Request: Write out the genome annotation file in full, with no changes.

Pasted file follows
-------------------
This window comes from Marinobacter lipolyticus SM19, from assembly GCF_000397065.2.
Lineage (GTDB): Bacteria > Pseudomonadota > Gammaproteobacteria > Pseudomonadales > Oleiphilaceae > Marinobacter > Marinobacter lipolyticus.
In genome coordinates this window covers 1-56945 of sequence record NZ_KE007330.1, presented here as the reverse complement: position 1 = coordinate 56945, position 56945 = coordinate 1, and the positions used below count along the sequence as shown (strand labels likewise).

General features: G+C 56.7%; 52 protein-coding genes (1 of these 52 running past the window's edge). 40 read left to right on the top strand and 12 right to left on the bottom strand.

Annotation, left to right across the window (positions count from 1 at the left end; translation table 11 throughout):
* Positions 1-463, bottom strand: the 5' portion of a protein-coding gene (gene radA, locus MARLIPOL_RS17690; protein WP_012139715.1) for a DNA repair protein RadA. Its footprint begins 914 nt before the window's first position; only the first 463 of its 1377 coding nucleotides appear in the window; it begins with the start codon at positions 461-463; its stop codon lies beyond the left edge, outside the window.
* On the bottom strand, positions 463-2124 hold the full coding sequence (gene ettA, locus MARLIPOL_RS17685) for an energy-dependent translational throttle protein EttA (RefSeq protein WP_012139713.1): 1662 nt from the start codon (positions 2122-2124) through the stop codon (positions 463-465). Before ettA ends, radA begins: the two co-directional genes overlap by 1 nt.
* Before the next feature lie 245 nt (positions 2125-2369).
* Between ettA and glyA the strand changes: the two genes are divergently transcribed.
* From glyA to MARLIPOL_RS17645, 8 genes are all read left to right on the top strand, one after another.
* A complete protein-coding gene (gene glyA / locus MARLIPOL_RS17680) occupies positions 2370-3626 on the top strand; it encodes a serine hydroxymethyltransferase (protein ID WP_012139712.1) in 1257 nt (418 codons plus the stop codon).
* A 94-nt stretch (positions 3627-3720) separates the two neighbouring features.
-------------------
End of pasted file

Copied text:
This window comes from Marinobacter lipolyticus SM19, from assembly GCF_000397065.2.
Lineage (GTDB): Bacteria > Pseudomonadota > Gammaproteobacteria > Pseudomonadales > Oleiphilaceae > Marinobacter > Marinobacter lipolyticus.
In genome coordinates this window covers 1-56945 of sequence record NZ_KE007330.1, presented here as the reverse complement: position 1 = coordinate 56945, position 56945 = coordinate 1, and the positions used below count along the sequence as shown (strand labels likewise).

General features: G+C 56.7%; 52 protein-coding genes (1 of these 52 running past the window's edge). 40 read left to right on the top strand and 12 right to left on the bottom strand.

Annotation, left to right across the window (positions count from 1 at the left end; translation table 11 throughout):
* Positions 1-463, bottom strand: the 5' portion of a protein-coding gene (gene radA, locus MARLIPOL_RS17690; protein WP_012139715.1) for a DNA repair protein RadA. Its footprint begins 914 nt before the window's first position; only the first 463 of its 1377 coding nucleotides appear in the window; it begins with the start codon at positions 461-463; its stop codon lies beyond the left edge, outside the window.
* On the bottom strand, positions 463-2124 hold the full coding sequence (gene ettA, locus MARLIPOL_RS17685) for an energy-dependent translational throttle protein EttA (RefSeq protein WP_012139713.1): 1662 nt from the start codon (positions 2122-2124) through the stop codon (positions 463-465). Before ettA ends, radA begins: the two co-directional genes overlap by 1 nt.
* Before the next feature lie 245 nt (positions 2125-2369).
* Between ettA and glyA the strand changes: the two genes are divergently transcribed.
* From glyA to MARLIPOL_RS17645, 8 genes are all read left to right on the top strand, one after another.
* A complete protein-coding gene (gene glyA / locus MARLIPOL_RS17680) occupies positions 2370-3626 on the top strand; it encodes a serine hydroxymethyltransferase (protein ID WP_012139712.1) in 1257 nt (418 codons plus the stop codon).
* A 94-nt stretch (positions 3627-3720) separates the two neighbouring features.